I don’t know that everyone is called to study original Christianity and church history in the depth that I feel called to.  There is a way that it grounds me.  It is something that I feel called to do, and I feel the leading of the spirit in it.

Look at where the spirit leads you to grow, and to increase in the fruit of the spirit.   Remember that the priority is that we walk and rejoice in the Lord.

Part of the Good News is Bad News

In the previous post 03.8.2 The Sanitizing of the Writings of the Church Fathers I wrote about the sad state of affairs where the Roman Catholic Church made it the law of the land where Christians persecuted and even killed heretics and burned their writings.  As a result the record of what happened after the book of Acts is incomplete.

Some people criticize this kind of writing as critical and negative.  But it is not unlike the Bible in places. The bible is full of references to actions and times where the people were not in God’s will.  For example, the phrase “did evil in the sight of the Lord” is listed in 40 verses in the appendix below. Think about the story of the flood where all men were so evil that all were killed except those on the ark. How many years were the Israelites in captivity because they had stubbornly gone a way different than the one the Lord directed?   Even David, a man after God’s own heart had Bathsheba’s husband killed because he had adultery with her. Other godly men made mistakes that were reported like Jonah, a prophet swallowed by a whale for refusing to give the word that the Lord had directed him to deliver.

The Word of God is the story of the deliverance of man by Jesus Christ.  But, as it says in Timothy,  it is useful not just for doctrine, but also for reproof, and correction.  Without the stories of sin and wayward lives we would not be equipped to recognize when reproof and correction are needed.

Without being stated it appears that many church histories, especially Catholic ones, teach church history from the perspective that the church is in the will of God always or with very few deviations.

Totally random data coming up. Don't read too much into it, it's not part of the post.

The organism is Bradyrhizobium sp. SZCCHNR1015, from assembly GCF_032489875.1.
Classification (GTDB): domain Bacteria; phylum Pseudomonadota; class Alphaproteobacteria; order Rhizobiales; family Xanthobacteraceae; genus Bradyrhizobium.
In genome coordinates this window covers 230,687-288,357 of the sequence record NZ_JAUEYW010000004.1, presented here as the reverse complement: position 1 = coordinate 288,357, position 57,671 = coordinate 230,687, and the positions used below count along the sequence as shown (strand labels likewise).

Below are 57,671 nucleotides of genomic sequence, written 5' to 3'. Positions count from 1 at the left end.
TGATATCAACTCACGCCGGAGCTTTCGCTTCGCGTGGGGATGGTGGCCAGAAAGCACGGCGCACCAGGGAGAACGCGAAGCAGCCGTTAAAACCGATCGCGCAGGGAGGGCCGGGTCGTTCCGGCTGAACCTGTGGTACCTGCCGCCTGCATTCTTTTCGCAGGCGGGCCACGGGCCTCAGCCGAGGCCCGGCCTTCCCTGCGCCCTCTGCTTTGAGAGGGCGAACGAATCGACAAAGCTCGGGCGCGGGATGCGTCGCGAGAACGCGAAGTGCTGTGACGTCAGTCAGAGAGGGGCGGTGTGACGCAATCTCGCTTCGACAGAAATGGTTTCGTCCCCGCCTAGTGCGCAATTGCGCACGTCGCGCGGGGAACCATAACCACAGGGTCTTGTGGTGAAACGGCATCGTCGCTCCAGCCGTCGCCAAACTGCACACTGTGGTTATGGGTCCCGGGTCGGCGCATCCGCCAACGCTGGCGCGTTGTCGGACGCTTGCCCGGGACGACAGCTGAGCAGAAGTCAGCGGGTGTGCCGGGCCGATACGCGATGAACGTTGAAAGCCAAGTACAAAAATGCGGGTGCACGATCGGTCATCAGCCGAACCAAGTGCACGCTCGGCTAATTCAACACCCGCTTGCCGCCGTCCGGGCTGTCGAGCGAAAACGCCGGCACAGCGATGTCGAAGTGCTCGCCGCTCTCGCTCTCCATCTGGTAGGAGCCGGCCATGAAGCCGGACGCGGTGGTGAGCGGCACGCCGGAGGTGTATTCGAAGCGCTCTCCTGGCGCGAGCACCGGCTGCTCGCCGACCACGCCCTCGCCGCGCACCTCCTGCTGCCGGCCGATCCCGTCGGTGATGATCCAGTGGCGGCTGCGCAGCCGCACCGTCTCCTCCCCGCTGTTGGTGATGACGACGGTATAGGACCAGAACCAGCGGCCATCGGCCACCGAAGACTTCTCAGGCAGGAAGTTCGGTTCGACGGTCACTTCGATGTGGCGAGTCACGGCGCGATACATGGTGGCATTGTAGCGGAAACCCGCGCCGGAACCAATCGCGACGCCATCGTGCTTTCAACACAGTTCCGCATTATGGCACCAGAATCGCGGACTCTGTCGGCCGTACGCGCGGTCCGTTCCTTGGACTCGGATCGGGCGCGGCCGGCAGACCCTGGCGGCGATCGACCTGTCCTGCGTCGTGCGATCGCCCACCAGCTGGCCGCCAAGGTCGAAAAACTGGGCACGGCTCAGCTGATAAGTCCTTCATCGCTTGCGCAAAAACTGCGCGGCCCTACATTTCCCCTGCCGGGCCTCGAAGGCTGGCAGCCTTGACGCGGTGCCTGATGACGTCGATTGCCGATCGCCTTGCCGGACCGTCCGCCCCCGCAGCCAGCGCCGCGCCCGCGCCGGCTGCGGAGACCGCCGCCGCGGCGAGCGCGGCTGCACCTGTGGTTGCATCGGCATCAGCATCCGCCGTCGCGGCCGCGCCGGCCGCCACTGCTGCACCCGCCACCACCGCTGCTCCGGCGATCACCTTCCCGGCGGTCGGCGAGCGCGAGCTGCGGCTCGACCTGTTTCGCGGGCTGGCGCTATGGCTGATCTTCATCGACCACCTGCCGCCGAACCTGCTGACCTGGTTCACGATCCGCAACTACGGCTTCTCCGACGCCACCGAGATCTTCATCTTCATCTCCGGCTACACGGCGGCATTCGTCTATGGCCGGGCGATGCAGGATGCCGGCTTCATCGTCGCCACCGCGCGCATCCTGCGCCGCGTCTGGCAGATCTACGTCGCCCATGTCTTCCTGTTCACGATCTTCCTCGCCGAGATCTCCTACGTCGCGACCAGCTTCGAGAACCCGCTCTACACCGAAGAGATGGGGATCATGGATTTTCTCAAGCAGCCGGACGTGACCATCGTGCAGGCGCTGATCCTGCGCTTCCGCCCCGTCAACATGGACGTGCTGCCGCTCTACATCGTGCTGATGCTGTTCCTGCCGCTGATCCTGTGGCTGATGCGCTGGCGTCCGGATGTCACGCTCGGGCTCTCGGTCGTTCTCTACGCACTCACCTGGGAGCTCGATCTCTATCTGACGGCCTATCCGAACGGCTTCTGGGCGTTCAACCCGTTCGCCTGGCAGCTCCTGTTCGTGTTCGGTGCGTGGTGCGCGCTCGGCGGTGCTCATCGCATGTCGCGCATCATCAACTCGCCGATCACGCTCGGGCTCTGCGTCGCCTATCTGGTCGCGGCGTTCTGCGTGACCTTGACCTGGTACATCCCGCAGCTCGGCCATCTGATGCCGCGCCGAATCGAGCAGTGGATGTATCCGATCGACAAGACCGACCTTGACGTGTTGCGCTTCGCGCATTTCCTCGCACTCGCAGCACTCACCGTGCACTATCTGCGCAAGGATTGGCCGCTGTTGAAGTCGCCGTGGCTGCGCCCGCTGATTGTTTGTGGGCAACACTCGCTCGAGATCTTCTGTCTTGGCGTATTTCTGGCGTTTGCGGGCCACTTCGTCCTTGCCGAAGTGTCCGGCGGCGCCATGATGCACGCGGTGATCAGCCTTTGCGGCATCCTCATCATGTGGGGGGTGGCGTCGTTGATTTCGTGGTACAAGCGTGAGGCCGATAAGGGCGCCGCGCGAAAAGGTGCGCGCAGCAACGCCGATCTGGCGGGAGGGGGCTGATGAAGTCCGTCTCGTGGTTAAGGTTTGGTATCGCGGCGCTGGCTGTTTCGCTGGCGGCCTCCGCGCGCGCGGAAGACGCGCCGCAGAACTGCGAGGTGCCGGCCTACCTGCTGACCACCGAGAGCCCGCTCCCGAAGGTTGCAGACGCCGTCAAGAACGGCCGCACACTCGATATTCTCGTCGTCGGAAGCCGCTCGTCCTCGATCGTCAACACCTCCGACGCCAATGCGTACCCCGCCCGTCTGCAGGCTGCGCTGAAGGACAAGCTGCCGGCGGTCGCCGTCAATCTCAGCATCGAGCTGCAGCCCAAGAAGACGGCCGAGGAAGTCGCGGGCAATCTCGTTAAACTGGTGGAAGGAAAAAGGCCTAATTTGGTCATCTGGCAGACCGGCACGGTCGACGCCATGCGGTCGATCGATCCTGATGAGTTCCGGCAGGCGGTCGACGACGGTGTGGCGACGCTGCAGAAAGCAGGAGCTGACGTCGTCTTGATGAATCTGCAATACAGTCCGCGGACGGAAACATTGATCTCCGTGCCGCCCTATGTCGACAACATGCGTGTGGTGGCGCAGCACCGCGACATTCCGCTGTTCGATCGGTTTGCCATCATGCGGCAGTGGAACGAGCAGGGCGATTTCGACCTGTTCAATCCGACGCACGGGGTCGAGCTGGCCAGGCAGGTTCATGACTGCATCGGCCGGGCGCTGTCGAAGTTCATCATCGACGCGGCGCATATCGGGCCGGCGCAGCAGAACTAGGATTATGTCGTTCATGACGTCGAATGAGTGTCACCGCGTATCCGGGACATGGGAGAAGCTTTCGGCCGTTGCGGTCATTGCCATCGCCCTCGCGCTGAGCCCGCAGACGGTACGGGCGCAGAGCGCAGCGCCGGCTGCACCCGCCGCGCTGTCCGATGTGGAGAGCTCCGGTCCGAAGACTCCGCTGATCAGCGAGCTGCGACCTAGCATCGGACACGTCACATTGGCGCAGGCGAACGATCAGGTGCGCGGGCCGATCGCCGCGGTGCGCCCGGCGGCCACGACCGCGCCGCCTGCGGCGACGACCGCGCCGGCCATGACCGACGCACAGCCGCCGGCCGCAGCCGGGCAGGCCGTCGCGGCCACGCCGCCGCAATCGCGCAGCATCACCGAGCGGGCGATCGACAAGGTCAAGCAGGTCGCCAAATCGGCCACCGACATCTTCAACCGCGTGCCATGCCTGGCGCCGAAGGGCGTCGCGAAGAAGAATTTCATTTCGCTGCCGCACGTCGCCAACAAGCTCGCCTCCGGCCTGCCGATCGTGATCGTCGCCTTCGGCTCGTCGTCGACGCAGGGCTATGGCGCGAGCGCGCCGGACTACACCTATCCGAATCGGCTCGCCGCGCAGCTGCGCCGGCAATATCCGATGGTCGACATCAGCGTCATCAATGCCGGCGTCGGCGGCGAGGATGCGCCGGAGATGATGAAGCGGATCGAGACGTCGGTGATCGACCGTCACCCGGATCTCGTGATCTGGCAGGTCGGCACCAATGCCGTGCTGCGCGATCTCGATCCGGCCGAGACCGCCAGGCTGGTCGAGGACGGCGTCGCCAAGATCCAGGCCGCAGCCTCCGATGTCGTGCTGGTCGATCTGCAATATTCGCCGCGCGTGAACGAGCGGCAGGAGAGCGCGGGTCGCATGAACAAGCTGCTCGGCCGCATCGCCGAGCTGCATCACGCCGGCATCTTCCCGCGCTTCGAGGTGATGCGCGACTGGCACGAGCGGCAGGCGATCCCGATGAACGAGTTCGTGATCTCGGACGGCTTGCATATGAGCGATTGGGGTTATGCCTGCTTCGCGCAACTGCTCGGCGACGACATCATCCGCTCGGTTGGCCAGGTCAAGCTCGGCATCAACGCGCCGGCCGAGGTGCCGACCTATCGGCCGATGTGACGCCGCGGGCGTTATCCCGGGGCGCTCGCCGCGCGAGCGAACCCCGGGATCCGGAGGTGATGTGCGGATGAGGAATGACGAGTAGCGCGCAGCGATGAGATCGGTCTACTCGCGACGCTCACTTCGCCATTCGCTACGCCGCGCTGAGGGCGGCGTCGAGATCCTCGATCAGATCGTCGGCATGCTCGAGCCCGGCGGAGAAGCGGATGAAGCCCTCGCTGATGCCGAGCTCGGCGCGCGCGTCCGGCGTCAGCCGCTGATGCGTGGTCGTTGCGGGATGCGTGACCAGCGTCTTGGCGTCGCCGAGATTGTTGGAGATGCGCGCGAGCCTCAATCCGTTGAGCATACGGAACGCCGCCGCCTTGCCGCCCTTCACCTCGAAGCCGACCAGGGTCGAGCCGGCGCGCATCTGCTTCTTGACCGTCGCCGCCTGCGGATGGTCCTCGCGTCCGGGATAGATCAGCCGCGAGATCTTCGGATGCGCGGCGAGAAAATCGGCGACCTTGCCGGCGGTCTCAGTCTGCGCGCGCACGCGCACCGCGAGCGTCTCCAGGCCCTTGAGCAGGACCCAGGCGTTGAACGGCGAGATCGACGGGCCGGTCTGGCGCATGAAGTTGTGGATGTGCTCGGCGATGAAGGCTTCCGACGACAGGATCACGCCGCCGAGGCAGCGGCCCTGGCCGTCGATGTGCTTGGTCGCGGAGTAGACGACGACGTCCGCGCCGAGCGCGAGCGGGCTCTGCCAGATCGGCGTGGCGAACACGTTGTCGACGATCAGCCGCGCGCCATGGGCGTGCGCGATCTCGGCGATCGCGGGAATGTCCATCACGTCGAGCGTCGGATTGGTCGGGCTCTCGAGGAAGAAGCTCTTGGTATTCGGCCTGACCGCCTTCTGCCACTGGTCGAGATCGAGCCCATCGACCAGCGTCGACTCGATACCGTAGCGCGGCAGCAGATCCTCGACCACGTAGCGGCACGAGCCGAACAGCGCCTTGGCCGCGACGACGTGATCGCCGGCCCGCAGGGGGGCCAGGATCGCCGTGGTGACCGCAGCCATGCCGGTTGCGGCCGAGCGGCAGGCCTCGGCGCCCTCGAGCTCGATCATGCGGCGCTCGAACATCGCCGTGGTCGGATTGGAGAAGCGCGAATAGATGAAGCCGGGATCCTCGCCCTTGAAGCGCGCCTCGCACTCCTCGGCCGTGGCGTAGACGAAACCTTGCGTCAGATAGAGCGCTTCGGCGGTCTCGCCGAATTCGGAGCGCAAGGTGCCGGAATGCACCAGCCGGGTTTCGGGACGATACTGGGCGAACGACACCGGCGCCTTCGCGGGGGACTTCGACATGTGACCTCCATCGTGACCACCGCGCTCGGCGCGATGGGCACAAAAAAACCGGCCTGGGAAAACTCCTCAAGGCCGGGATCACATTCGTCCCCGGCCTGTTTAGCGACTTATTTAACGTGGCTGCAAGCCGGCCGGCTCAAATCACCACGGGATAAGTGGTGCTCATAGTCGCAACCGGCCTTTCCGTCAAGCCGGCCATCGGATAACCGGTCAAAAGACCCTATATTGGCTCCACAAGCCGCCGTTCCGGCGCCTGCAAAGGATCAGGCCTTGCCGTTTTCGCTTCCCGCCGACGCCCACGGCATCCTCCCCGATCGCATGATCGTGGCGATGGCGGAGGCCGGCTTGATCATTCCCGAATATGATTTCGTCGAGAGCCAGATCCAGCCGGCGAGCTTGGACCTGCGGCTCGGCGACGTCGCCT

Where do you start in Christian history with ungodly practices: Rome’s declaration that it’s bishop is over all others, mandatory celibacy of priests, the inquisition, the crusades, selling of indulgences and church offices, homosexual practices among some church elite (where are they honoring clerical chastity or are only local clergy supposed to honor the vow?) in the Vatican[i], the current crisis about pedophilia in the clergy and the cover-up?  Protestant churches are not above reproach.  There were protestants that killed people (heretics) in the name of Christ, the Lutherans and other denominations  engaged in war also perhaps just in self defence, but still we have vast periods of time where Christians are warring with each other.  One record says that the 30 Years’ war between the Catholics and the Lutherans killed one third of the population of Germany

So yes , we want to celebrate the countless good works of believers where Christians aided the sick, fed the poor, and spread the good news. We want to celebrate the abundant life that Jesus made available, and the power of God in people’s lives.  We rejoice wherever we see the love of God in actions.  But just like the Old Testament records there are times since Pentecost when the believers “did evil in the sight of Lord” and we need to learn to recognize those.

We won the war when Jesus died for us on the cross, but there is still a war going on.  The New Testament is full of warfare analogies: